Presenting a Strong Case for Workers’ Compensation Under Pennsylvania Law
Injured individuals pursuing a workers’ compensation case must present their case strongly, abiding by applicable time limits and requirements under the Pennsylvania Workers’ Compensation Act. These types of claims can be complex, involving a difficult process. By making mistakes that cause claims to be denied, a worker may delay the receipt of benefits or make it easier for the workers’ compensation insurance company to stop paying benefits. In order to present the strongest case for workers’ compensation, it is first necessary for an individual injured on the job to report the injury to their employer.
Provide Notice of Injury
An individual injured on the job should immediately notify their employer. Unless the employer receives notice within 120 days, no compensation is due to the injured worker. The time period for giving notice of an injury does not begin to run until the employee knows, or should know by exercising reasonable diligence, of the injury and its possible relationship to his or her employment. For example, an individual with a pre-existing condition, such as arthritis, may not be aware of the normal work activity that is exacerbating or causing the injury. Once the worker is made aware of the relationship of the arthritis to their current employment, they must notify their employer.
Even if the injury appears minor, the safest action is to report the injury immediately. Some workers believe the pain will go away, and they may complete their assigned duties without reporting the injury. In some cases, the next day, that individual cannot get out of bed. An employer may be less likely to pay a claim when it was not reported on the day the injury took place.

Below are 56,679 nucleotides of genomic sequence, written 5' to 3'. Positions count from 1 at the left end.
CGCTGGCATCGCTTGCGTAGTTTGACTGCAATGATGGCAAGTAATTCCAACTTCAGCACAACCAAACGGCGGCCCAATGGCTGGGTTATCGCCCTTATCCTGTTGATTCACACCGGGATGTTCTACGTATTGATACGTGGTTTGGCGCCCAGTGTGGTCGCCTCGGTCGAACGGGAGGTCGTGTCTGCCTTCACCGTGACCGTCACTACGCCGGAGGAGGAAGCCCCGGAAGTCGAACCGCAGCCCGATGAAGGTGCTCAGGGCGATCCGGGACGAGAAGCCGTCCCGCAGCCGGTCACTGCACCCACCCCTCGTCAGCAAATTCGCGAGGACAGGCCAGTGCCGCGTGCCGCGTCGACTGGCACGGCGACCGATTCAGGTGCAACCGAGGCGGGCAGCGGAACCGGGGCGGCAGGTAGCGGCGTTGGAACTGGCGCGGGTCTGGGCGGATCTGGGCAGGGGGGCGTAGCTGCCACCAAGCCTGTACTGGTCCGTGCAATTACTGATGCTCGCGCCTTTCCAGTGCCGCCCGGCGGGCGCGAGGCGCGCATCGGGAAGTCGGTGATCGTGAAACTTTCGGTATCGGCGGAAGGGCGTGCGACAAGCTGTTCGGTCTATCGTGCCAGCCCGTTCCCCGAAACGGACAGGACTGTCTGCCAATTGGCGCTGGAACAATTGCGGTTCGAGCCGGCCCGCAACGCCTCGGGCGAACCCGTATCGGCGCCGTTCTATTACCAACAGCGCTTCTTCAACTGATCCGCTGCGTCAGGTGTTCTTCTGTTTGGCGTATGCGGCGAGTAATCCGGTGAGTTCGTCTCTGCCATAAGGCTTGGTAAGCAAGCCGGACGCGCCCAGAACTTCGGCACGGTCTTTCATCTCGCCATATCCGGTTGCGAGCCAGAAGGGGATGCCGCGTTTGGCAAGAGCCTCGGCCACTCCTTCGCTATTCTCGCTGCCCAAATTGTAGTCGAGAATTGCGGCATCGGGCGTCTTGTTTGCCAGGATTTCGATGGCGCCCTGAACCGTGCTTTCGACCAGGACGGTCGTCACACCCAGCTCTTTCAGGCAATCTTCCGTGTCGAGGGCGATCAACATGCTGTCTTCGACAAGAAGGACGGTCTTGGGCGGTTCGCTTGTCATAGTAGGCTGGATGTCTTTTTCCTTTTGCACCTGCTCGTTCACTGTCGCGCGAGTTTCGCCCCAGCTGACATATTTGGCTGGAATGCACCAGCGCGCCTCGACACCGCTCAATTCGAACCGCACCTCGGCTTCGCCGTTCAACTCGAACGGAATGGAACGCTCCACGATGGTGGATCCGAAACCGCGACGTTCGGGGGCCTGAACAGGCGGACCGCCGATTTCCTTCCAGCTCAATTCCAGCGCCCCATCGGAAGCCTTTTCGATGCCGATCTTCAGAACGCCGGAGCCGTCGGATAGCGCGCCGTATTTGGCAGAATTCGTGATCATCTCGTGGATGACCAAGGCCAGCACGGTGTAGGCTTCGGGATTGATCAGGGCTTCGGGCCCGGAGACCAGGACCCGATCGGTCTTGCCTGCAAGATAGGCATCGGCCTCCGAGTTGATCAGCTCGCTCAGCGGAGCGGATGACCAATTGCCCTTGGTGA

Report the Injury in Writing
When reporting an injury, there is no requirement in the Act that notice be in writing. However, if an employer denies being advised of the incident, having written documentation may be useful. Insist on receiving a copy of written accident reports. It is necessary that someone in a supervisory capacity, such as an immediate supervisor or foreman, be advised of the injury.
It is sufficient, when reporting an injury, to describe physical complaints and state clearly that they were caused by work activity. Any pain must be attributed to the work activity. If a specific event caused the pain, describe that event. On the other hand, if the pain began while performing normal activity, describe which activity it was when the pain was experienced.
Notice Does Not Toll the Statute of Limitations
Keep in mind that providing paper notice of an injury, which is required under the Pennsylvania Workers’ Compensation Act, will not toll the statute of limitations for filing your workers’ compensation claim. This time period for filing a claim is three years, and courts will not entertain cases brought after this period has expired.
At Needle Law, our workers’ compensation attorneys have decades of experience helping injured workers in Pennsylvania. We can help you navigate the claims process and guide you in making decisions about your case. We provide a free consultation and can be reached by calling (570) 344-1266 or contacting us online.